Michèle Yolande Moune1, Christine Milena Sayore1, Mustapha Hemama1, Nizare El Fatemi1, Moulay-Rachid El Maaqili1
  1. Department of Neurosurgery, CHU Ibn Sina, Rabat, Morocco.

Correspondence Address:
Michèle Yolande Moune, Department of Neurosurgery, CHU Ibn Sina, Rabat, Morocco.


Copyright: © 2022 Surgical Neurology International This is an open-access article distributed under the terms of the Creative Commons Attribution-Non Commercial-Share Alike 4.0 License, which allows others to remix, transform, and build upon the work non-commercially, as long as the author is credited and the new creations are licensed under the identical terms.

How to cite this article: Michèle Yolande Moune1, Christine Milena Sayore1, Mustapha Hemama1, Nizare El Fatemi1, Moulay-Rachid El Maaqili1. Surgical management of a thoracic chordoma: A case report and literature review. 18-Feb-2022;13:63

How to cite this URL: Michèle Yolande Moune1, Christine Milena Sayore1, Mustapha Hemama1, Nizare El Fatemi1, Moulay-Rachid El Maaqili1. Surgical management of a thoracic chordoma: A case report and literature review. 18-Feb-2022;13:63. Available from:

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Background: Chordomas are rare benign, but locally aggressive tumors that are regularly encountered in the clivus and sacrum. Although they are rarely found in the thoracic spine, they can contribute not only to local bone destruction and spinal instability, lead to cord compression, and major neurological deficits.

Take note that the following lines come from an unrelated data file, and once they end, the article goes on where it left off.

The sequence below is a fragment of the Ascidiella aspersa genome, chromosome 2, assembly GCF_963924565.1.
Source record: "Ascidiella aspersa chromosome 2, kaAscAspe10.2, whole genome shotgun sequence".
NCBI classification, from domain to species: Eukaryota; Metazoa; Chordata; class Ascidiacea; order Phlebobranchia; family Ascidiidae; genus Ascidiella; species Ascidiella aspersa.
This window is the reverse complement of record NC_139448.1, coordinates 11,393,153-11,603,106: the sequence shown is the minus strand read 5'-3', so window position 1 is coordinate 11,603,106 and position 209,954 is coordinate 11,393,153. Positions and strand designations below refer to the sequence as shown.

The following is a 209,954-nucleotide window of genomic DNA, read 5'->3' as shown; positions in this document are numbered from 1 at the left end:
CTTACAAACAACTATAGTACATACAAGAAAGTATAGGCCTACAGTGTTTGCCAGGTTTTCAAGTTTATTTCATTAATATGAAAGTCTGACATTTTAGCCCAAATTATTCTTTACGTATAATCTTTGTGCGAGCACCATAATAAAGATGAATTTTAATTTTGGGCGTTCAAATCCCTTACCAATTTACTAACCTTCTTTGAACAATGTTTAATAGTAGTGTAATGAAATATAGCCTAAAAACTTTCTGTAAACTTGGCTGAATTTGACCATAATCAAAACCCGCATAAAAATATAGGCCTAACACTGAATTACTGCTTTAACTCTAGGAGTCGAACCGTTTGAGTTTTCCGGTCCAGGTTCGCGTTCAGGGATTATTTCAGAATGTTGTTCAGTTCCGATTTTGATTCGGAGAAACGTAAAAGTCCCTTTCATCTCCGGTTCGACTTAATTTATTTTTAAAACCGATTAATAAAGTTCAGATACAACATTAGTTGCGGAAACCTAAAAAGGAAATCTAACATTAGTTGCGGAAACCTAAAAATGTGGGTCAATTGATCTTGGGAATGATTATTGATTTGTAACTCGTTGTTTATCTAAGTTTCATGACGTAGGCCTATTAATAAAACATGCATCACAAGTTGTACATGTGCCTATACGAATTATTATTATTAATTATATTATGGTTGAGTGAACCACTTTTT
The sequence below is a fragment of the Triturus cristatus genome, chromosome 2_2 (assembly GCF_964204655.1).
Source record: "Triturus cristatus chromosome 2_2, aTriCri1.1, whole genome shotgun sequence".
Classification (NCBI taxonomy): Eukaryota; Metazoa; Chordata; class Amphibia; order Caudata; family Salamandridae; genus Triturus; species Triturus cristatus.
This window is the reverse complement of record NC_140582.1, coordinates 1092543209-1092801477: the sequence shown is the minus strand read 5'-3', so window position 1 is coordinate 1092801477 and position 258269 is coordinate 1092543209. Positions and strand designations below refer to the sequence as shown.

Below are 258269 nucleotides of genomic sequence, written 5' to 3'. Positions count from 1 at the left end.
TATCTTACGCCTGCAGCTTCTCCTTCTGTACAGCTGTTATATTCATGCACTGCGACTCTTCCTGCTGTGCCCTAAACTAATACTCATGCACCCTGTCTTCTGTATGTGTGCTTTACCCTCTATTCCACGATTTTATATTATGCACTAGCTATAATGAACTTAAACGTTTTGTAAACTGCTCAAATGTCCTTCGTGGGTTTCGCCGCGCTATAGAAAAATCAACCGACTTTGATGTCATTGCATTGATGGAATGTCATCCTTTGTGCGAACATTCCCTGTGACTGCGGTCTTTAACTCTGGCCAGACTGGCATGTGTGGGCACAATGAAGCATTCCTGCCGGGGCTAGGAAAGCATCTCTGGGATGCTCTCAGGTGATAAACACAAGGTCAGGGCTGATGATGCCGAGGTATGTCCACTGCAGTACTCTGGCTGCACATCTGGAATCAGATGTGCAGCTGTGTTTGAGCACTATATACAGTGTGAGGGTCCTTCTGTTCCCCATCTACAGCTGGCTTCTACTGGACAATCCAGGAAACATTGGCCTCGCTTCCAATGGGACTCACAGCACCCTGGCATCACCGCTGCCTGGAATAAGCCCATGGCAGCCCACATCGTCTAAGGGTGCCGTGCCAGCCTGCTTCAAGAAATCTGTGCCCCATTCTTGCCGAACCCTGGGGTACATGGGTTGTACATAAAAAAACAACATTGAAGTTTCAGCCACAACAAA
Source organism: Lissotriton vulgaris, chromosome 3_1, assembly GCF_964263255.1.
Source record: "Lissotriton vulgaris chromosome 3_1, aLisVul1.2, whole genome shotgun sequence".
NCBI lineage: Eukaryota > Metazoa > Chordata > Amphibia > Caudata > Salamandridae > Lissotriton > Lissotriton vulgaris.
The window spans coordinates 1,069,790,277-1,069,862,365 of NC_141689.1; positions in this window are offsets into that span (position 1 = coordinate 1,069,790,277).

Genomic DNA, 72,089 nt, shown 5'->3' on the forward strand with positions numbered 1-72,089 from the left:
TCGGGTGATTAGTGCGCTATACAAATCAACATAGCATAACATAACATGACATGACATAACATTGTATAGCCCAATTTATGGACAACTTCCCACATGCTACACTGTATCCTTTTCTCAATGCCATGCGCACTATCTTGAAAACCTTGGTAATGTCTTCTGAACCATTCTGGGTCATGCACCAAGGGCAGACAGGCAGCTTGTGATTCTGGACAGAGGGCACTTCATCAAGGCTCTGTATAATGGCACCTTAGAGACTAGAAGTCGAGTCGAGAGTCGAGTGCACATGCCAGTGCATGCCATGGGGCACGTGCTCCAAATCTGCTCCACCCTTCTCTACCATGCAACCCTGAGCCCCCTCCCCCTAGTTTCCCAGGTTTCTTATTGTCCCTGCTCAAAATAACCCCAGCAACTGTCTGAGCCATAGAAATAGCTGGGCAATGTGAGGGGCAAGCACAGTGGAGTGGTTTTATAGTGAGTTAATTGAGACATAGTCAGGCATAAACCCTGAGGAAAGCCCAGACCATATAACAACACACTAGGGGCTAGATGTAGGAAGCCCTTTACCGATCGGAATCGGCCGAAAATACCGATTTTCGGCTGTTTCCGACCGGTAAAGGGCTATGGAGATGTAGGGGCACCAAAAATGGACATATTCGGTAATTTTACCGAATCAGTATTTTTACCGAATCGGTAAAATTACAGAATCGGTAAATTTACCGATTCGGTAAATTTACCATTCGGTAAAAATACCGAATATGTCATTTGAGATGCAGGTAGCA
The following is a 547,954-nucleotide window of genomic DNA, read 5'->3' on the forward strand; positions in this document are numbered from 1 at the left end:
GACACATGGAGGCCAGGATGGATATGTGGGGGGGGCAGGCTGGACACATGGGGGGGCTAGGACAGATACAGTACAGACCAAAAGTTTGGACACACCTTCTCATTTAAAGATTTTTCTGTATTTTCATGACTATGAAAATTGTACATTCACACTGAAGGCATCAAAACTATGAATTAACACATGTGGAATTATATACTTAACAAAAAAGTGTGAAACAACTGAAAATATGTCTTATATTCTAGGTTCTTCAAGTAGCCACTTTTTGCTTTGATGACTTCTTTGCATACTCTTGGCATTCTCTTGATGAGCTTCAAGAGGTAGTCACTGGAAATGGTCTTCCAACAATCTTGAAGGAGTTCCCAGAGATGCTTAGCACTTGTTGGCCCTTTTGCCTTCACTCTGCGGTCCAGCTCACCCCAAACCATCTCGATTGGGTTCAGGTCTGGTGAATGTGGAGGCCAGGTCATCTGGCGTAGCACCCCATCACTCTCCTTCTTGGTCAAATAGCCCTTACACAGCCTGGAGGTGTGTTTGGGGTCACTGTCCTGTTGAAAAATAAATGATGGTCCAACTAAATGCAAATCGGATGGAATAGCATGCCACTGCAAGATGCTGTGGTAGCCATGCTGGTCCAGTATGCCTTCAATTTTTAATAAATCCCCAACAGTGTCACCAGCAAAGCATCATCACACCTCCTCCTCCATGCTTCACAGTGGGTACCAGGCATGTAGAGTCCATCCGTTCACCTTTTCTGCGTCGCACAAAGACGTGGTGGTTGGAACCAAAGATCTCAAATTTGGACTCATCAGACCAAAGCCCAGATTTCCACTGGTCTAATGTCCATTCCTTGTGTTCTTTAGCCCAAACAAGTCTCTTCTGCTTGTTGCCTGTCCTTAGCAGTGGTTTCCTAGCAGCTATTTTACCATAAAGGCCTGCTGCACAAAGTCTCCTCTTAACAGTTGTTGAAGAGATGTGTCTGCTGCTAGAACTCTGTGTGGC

Case Description: A 56 year-old-male originally underwent a T12 laminectomy with debulking for a thoracic chordoma. Two years later, the lesion recurred contributing to a significant paraparesis. The new MR showed a T2 hyper intense lesion with huge epidural extension that warranted a 360° surgical decompression and fusion. The histopathology from both surgeries confirmed the diagnosis of a chordoma.

Conclusion: Combined 360° decompression and fusion was warranted to resect a T12 chordoma that recurred 2 years following an original laminectomy with debulking procedure.

Keywords: Combined anterior and posterior approach, Recurrence, Spinal surgery, Thoracic chordoma


Chordomas are slow-growing but locally invasive/aggressive lesions that account for 2–4% of all primary malignant bone tumors.[ 9 ] They most commonly involve the sacrococcygeal (50%) and spheno-occipital (35%) spine; the remaining 15% occur in the spine (i.e., lumbar [57%], cervical [29%], and thoracic [13–17%]).[ 3 , 9 ] Despite initial radical en bloc resections, followed by radiotherapy and chemotherapy, these tumors still recur up to 66% of the time.[ 3 ] Here, we present a 56-year-old male whose T12 chordoma recurred 2 years following an initial debulking, warranting a secondary definitive 360° decompression/fusion procedure.


A 56-year-old male presented 2 years ago with T12-dorsal/intercostal pain. The MR documented an enhancing T12 vertebral lesion with ventral epidural extension contributing to marked cord compression [ Figure 1 ]. He underwent a T12 laminectomy for partial tumor debulking. The pathology was diagnostic for a chordoma.

Figure 1:

First preoperative MRI, T2 hyper intense D12 lesion with anterior epiduritis.


Recurrence of T12 chordoma 2 years later requiring 360° decompression/fusion